How many father-and-sons have won Louth senior championship medals?

How many father-and-sons have won Louth senior championship medals?

Colin Kelly was, in fact, completing a family treble when he collected for the first time

Irreverent? No, Paddy Clarke would understand, maybe even approve not to mention encourage. The late Paddy’s removal was in Drogheda on Wednesday last and you could clearly classify it as a ‘football’ funeral, many from today’s and, especially, yesterday’s playing fields generously contributing to the huge crowd at the St Mary’s Church Requiem Mass and on the journey afterwards to Calvary Cemetery.

They were in groups dotted about the place, and when that’s the case the craic is never likely to be less than ninety.

Invariably, a question or two will be thrown in, and such was the case on the steps of St Mary’s.

In his spell guiding the Louth senior team for four years, leading from the late 1990s into the following decade, Paddy saw his charges win the All-Ireland “B” Championship as well as the Division Two league title. Nicky Malone captained the promotion-winning team, and the Dunleer man was in flying form in Drogheda as he regaled – and was regaled by – a collection of his former colleagues.

Away from the men of 2000, there was another smaller gathering, and here the questions were really flying. One of them has had me scanning what passes for my collection of records over the past few days, as well as digging deep into my memory bank.

How many father-and-son combinations have won Louth senior championship medals, one of our number wanted to know. (Throw that one Paddy Clarke’s way and if he didn’t spit out the answer he’d have it within a day or two.)

But there were no PCs in our company, though we came up with a few. Since then I’ve unearthed others. Some would come quickly to only the casual student of form - Stephen and Stefan White (Young Irelands and Clan na Gael), Oliver and Colin Kelly (O’Rahilly’s and Newtown Blues), Eugene and Colm Judge (both Newtown Blues), Johnny and Andy McDonnell (St Fechin’s and Newtown Blues), Mick and Michael, Paddy and Fergus McKeown (Wolfe Tones and O’Rahilly’s), and Joe and Liam, Padge, Mickey and Joey Leech (Wolfe Tones and Newtown Blues/O’Rahilly’s).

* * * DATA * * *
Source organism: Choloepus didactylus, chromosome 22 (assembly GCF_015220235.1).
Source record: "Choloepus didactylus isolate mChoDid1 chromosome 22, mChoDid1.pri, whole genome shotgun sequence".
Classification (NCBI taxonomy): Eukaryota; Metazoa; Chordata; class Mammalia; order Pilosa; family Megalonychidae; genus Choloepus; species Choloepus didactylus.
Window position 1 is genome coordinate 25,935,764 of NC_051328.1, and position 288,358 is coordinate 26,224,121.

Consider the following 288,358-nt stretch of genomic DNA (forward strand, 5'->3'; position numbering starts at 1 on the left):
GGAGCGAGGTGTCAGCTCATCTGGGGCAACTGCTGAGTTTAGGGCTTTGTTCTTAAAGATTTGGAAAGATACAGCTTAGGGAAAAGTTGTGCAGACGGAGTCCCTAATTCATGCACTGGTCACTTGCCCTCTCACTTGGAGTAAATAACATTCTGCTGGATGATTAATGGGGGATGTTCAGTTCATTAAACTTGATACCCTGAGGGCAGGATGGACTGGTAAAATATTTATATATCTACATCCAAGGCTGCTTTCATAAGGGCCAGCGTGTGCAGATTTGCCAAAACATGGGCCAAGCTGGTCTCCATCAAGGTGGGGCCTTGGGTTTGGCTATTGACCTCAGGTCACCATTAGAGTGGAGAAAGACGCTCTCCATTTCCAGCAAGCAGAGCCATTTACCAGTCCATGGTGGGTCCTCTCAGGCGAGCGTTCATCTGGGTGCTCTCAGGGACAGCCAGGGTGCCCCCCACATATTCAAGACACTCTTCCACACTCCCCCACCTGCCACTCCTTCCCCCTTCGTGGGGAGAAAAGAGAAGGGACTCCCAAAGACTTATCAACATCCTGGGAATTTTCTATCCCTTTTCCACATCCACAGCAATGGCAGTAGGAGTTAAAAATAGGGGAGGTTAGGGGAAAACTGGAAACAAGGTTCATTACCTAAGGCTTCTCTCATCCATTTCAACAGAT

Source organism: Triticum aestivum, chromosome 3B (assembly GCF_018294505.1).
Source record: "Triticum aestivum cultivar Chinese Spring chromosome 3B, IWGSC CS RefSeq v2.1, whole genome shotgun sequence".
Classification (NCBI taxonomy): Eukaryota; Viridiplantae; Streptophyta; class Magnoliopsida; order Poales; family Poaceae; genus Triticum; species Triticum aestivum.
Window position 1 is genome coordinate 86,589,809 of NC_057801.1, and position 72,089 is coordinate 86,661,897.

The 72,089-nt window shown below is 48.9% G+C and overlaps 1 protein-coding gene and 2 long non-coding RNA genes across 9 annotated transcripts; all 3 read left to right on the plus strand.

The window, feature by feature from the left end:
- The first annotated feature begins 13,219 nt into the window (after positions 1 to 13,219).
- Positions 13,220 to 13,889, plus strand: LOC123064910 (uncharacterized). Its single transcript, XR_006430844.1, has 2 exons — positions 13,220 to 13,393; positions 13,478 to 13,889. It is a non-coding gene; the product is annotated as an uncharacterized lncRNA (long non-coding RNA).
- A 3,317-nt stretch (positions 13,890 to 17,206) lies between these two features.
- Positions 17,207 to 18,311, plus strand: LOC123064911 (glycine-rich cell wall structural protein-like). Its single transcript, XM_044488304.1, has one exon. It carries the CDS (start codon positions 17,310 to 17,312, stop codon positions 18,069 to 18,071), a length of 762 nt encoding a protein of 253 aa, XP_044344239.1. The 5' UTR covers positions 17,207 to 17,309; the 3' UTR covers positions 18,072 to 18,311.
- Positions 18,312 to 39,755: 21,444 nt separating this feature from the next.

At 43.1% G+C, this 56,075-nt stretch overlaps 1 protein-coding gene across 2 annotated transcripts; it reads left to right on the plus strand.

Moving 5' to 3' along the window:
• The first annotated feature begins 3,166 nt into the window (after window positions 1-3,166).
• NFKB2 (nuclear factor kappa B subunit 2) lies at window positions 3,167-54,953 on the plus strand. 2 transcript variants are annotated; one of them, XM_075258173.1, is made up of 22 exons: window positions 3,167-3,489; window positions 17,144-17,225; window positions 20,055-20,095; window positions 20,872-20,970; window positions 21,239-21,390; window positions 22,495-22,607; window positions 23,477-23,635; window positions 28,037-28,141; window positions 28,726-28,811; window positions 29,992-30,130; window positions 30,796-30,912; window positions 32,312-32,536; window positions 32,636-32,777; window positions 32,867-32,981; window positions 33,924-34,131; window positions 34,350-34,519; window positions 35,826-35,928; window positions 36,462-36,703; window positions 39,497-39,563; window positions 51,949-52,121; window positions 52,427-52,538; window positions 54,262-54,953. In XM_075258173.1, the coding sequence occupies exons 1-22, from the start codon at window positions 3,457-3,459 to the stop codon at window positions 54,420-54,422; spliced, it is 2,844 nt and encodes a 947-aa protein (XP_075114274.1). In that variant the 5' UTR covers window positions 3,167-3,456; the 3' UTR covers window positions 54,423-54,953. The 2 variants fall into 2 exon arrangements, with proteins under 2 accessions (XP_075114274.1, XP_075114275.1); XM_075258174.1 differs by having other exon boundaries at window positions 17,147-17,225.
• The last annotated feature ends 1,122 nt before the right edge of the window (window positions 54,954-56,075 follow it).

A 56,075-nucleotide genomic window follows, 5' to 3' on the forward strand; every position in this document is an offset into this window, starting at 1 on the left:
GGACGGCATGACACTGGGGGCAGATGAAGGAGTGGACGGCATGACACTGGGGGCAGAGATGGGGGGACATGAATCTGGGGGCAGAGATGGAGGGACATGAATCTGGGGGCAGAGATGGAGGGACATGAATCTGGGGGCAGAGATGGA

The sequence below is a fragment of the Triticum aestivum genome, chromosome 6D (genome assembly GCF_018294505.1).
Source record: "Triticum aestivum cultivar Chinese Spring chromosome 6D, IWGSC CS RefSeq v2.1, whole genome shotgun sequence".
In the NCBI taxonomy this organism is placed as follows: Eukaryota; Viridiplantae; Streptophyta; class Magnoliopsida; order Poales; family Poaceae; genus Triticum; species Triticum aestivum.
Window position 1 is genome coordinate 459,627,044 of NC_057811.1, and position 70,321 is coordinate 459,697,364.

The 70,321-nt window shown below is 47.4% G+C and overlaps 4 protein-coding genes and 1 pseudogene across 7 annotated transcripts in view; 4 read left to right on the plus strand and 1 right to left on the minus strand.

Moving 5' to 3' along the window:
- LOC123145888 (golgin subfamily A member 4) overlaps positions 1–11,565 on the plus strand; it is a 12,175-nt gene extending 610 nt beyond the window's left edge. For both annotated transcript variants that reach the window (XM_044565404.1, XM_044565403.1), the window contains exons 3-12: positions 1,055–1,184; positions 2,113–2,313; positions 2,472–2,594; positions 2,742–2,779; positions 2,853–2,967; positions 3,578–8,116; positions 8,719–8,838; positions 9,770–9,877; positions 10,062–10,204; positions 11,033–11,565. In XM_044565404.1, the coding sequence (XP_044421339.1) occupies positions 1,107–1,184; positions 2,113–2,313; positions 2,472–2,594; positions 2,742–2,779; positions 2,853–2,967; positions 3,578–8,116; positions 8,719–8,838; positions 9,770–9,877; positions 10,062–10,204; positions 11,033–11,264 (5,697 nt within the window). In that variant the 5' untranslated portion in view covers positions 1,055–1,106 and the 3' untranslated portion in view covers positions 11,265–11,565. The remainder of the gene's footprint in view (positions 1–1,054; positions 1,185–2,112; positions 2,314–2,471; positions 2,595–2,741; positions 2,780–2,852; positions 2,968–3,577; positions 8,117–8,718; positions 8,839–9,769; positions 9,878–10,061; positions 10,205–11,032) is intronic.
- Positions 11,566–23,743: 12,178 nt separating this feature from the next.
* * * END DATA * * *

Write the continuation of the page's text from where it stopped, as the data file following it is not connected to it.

Colin Kelly was, in fact, completing a family treble when he collected for the first time. His grandfather, Larry McCormack, was a four-time winner with the famous Drogheda Tredaghs in the early part of the last century and added All-Ireland medals in 1910 and again two years later.

Sean and Paul McGee were on the Roche Emmets 1980 team; their father, Paddy, played in goals with Dundalk Gaels in 1952.

There are Stabannon Parnells’ winners from two different eras – Brian and Gerry and Brian Reynolds, Paddy and Pat and Mark Butterly, and Mickey and Michael Reynolds.

Former Co Board chairman, Terry Maher, kept goals when Oliver Plunketts won their one and only title in the historic year of ‘57; Turlough got his medal in the Newtown Blues colours. Johnny Duffy was still a teenager in Clan na Gael’s 1959 win; Brian was a wee bit older when he won with the same club. A colleague of Johnny’s, Sean Greene, saw his son, Ronan, add to the family collection.

Another of the Clans’ ’59 side, Tom McArdle, was following in the footsteps of his father, also named Tom, who, after winning a couple of medals in the mid-1920s, chaired the Castletown club for upwards on 40 years.

Two Michael Boyles won with Cooley Kickhams, and having also played with Cooley, Sean Boyle transferred to St Mary’s and also won there. Did Sean’s son, Adrian, make it on to the podium? That’s one for Paddy Lennon the next time I meet him.

Staying in Cooley: there must surely be a winning Thornton combination?

Back to Newtown Blues, and there’s Dessie and Jimmy Murray, and Danny and Donal Nugent. There might also be other Judge combinations. On to Dundalk: Paddy Mackin was in the Young Irelands colours in 1979, while Barry helped himself to a bit of the Sean O’Mahony’s glory a couple of years ago.

A winner with Cooley and Gaels, Vincie McArdle was there when his son, Eugene, featured on the Young Irelands’ ’79 panel, alongside Ciaran Burns, whose father, Leo, figured on previous winning Irelands’ teams. In Roche, the Emmets team of 1958 had Owen Joe Woods included, and when the Joe Ward Cup was regained 22 years later by the team in blue, Eugene, Paddy and Paul were on the panel.

The above is almost certainly not a complete list – anyone who can add to it is welcome to forward details to

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